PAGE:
Published in the Fall 2008 issue • The Last Word
A shameless look at the history, use and power of everyday words
I think it’s about time I set the record straight on something: I’m not a girl.
No, it’s not that I’m renouncing my gender or recovering from a sex-change operation. But, at 28 years of age, with a full-time job, my own apartment and a disposition as crotchety as that of your average octogenarian, it’s safe to say I’m no longer a girl. So why do people keep calling me that?
And it’s not just me. On a daily basis, I listen to friends, family members and co-workers talk about the “girl” they met at a party (who happens to be a 37-year-old award-winning author) or the “girl” who helped them at the bank (the branch manager, who’s a mother of two).
We don’t casually refer to grown men as boys: to do so would be considered disrespectful and a challenge to one’s manhood. But calling a grown woman a girl doesn’t raise the same red flags.
It’s part of a larger pattern of infantilization that we’ve talked about before (see “The Last Word: Chick” in the Fall 2006 issue of Shameless), where a woman’s status is lowered by the way she’s defined by others.
When I consulted my well-worn copy of Womanwords for author Jane Mills’s thoughts on the matter, I was greeted with this quote from Mary Wollstonecraft (circa 1792): “Men, indeed, appear to act in a very unphilosophical manner when they try to secure the good conduct of women by attempting to keep them always in a state of childhood.”
Amen, sister. Bluntly put, girls are smaller, less powerful and less threatening than women.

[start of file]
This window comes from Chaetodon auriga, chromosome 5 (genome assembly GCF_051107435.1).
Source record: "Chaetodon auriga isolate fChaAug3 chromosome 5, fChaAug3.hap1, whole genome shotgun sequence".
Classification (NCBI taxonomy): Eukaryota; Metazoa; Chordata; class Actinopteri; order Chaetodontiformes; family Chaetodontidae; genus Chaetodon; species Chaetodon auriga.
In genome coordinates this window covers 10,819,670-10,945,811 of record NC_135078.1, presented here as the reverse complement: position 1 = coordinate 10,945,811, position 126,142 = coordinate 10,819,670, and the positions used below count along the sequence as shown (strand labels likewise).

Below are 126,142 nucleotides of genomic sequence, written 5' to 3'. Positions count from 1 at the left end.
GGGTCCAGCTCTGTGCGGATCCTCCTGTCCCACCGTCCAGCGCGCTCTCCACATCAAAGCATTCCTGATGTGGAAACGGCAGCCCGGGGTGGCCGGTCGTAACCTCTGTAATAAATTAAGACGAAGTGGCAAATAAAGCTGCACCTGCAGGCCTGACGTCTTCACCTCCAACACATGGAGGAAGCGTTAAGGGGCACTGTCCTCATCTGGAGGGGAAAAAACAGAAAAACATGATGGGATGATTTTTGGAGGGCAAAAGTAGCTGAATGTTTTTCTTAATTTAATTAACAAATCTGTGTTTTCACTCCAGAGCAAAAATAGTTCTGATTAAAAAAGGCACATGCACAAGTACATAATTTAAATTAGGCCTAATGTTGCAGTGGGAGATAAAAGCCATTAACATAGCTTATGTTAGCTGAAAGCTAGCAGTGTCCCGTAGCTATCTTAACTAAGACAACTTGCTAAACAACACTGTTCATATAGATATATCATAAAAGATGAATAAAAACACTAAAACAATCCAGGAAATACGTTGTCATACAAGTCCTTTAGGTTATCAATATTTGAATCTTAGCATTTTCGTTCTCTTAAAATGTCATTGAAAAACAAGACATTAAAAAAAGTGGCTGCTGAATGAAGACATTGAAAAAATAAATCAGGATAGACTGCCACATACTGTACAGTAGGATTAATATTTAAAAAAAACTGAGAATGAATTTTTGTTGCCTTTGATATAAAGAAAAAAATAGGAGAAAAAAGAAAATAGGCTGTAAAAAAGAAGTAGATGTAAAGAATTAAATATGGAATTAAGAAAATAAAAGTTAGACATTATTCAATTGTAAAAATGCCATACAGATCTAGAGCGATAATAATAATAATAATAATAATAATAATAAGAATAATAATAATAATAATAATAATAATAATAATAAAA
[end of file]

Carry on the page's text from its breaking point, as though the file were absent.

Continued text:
As it turns out, the word “girl” has an interesting history. As Mills found, when girl (alternately spelled gurle, girle or gerle) entered the English language in the 13th century, it was used to mean a child of either sex: knave girl meant a male child, while gay girl meant female. By the 1530s, girl had become gender-specific and not long after that, it took on low-status connotations, becoming slang for a female domestic labourer (by 1668) and then prostitute (in the 1700s).
Things have changed, but not that much. These days, the first definition in the Canadian Oxford Dictionary for girl is “a female child or youth.” A little further down, you get “offensive a female servant” and “often offensive a grown woman” (emphasis theirs). If the folks who edit the dictionary know that it’s offensive to call me a girl, why don’t friends, family and strangers at parties?
Of course, there’s nothing wrong with being called a girl, if indeed that’s what you are. After all, I’m one of the co-founders who gave Shameless the tagline “for girls who get it” (before we knew that our readership would extend past the teen years to women of all ages). But when I hear someone call me (or any of the amazing, accomplished, mature, independent women I know) a girl, all I want to tell them is this: “Grow up.”
Melinda Mattos is a founding editor of Shameless. When she’s home alone, she enjoys singing Peggy Lee’s “I’m a Woman” at the top of her lungs.